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Messages - Emil

General Discussion / Re: Oxalis field guide
March 10, 2024, 06:18:17 PM
I think this will be an amazing book! 
Quote from: Arnold on March 10, 2024, 12:56:25 PMEmil

Clivia nobilis has a small notch at the leaf tip.

This plant does have a small notch in the leaf tip
I have harvested 20 seeds from the clivia plant of a long-standing garden client. Based on the blooms (see photo) I presume this to be Clivia nobilis, but please feel free to suggest more educated guesses, or at least know that the ID is not 100% absolutely verified. Until it is. The photo is from the exact parent plant clump, and no other clivias are around.

I have already germinated an earlier harvest of seeds from the same plant, so these seeds ARE viable but should be mailed and planted soon. Germination is slower than with Clivia miniata hybrids.

An order quantity is one seed. You may request multiple orders, and in the event I receive requests from fewer than 20 people I can then double some up. Usual SX pricing of $2 per order (1 seed) will apply plus $1 toward shipping. You can pay via usual SX/BX methods. Memberships must be up to date to order. These are coming from California and can only go to those whom I can legally ship seeds to.

To order, send your request to Because these need to ship soon, cutoff for ordering will be Wednesday 13 March, 8am PST. Make sure to include your mailing address. If you live somewhere the weather is still below freezing, think carefully about ordering.

Finally, just another plug--if you have shelf-stable geophyte seeds, please get ready to send them in to our new SX manager, Lisa, for the next big SX! Even if you think it's a common plant, other members will still appreciate the opportunity to grow it.

Emil Friend
Oakland, CA
PBS Members Affairs / Re: Hebertia available
March 01, 2024, 08:18:56 AM
Thanks Arnold!
PBS Members Affairs / Seeking Editor for The Bulb Garden
February 25, 2024, 12:44:08 PM
Dear Community Members of the Pacific Bulb Society:

Your Board is looking for an individual to serve, with assistance from others, as editor of our quarterly newsletter, The Bulb Garden. Elite Bulb Nerd status is not a prerequisite!

We consider The Bulb Garden to be an important vehicle for keeping in touch with you, the members; for advancing cultural and botanical wisdom about geophytes; and for generally demonstrating our passion for these plants. It is also a platform for recipients of Mary Sue Ittner (MSI) Grants to share what they've learned in their research, which you the members have funded.

Already in place are people who will acquire articles and images, a professional copyeditor, and the PBS treasurer, who manages the printing and mailing phases. The editor would therefore be responsible for combining articles, images, news updates, and regular PBS business, into a graphically pleasing pdf format, and sending that off to be printed, four times per year. They would of course be able to submit articles for publication, as can any of our members. (Please, write an article!)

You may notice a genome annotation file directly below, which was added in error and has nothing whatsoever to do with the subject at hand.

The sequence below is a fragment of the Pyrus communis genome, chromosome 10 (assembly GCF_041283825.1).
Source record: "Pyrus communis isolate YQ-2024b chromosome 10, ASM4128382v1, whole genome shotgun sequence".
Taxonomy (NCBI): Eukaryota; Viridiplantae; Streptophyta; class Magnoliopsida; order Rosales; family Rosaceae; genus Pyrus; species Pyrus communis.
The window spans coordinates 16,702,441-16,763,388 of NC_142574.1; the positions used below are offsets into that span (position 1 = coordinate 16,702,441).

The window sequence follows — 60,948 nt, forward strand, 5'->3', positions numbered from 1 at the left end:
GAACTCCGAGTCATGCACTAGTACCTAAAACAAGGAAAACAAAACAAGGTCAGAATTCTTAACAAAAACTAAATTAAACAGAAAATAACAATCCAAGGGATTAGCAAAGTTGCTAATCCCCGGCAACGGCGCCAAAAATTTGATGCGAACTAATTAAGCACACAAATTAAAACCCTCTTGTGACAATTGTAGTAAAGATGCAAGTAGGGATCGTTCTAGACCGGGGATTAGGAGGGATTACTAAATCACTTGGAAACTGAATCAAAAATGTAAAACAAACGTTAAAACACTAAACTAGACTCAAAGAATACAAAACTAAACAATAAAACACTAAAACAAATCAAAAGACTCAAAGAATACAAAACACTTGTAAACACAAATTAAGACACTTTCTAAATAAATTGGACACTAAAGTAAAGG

While subject to some oversight from the Publishing Committee and financial constraints on production costs, the editor would have broad artistic license to determine the format and aesthetic of The Bulb Garden. 

A small stipend is available on a per-issue basis. The position will be filled as soon as possible in order to maintain our quarterly publication schedule (the most recent issue was just mailed). 

Please send inquiries and applications to the PBS president, Bridget Wosczyna,

Emil Friend, Secretary
General Discussion / Re: Clivia interspecific hybrids
February 17, 2024, 09:40:04 AM
My C.nobilis seeds are also moving way slower than the miniata cultivars I'm used to growing.
General Discussion / Re: Lycoris sprengeri bulbs
February 17, 2024, 09:37:11 AM
Hi Chlorophylous, Aaron at EdensBlooms has Lycoris sprengeri for sale if you need more:

Thanks David!!!
Wow I didn't know about this plant... but it would be fantastic for my coastal CA garden if I can find some seeds to grow.... hint hint!
PBS Members Affairs / PBS Transitions to New Leadership
November 19, 2023, 08:56:24 PM
Dear Pacific Bulb Society Members,

We are sorry to let you know that Robin Hansen has stepped back from her position as PBS President, due to extenuating circumstances. Under her careful guidance, PBS has held its course—through a pandemic no less!—and is thriving. On behalf of the membership and the Board, I would like to thank and commend Robin for the time and energy she gave to the Society. In recognition of her service, the Board has extended Robin a lifetime membership.